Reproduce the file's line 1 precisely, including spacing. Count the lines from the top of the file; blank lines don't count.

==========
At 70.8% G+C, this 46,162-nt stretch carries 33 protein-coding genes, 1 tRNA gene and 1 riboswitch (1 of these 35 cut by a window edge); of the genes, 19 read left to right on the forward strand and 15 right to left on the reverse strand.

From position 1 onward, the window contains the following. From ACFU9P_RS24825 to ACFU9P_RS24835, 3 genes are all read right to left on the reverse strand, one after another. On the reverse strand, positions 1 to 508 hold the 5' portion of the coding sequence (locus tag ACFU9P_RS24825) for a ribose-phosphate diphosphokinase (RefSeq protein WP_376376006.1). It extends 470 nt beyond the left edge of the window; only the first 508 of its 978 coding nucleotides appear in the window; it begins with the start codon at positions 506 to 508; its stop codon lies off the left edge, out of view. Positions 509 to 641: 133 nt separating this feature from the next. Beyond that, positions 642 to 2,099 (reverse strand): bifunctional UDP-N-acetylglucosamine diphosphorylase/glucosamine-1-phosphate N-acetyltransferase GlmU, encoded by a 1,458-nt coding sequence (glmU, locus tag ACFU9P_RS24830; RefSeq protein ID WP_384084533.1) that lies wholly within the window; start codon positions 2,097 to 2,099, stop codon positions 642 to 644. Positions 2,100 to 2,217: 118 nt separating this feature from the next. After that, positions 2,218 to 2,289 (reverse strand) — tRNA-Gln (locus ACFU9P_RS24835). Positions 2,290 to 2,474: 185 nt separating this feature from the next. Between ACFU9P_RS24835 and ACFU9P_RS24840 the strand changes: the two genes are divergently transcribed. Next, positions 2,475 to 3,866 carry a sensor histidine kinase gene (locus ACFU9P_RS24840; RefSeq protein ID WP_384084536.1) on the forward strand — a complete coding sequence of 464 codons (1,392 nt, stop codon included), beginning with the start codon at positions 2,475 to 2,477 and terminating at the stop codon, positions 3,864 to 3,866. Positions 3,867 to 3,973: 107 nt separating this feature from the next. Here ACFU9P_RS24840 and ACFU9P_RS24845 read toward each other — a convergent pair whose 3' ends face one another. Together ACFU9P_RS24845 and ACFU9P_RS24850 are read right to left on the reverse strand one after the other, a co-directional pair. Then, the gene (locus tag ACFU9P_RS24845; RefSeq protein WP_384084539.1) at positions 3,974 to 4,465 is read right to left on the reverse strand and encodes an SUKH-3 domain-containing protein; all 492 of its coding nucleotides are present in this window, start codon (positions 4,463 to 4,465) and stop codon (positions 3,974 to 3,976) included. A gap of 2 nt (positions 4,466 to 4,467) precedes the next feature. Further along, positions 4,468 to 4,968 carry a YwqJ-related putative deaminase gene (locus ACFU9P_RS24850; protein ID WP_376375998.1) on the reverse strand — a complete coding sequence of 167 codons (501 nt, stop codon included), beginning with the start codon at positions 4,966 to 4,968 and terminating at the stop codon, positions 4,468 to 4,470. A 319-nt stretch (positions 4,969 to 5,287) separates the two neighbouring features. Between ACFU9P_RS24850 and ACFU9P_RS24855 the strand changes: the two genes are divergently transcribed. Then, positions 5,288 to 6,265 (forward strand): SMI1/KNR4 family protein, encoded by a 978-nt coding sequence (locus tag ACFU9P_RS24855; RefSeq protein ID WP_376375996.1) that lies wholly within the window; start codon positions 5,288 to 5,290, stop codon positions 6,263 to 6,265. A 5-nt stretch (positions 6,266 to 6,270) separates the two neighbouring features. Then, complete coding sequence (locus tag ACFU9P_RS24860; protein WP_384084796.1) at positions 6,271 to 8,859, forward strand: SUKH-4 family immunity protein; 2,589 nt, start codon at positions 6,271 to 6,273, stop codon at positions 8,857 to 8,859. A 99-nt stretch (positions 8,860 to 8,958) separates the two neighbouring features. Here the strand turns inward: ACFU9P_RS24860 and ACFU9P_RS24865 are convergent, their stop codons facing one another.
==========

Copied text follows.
At 70.8% G+C, this 46,162-nt stretch carries 33 protein-coding genes, 1 tRNA gene and 1 riboswitch (1 of these 35 cut by a window edge); of the genes, 19 read left to right on the forward strand and 15 right to left on the reverse strand.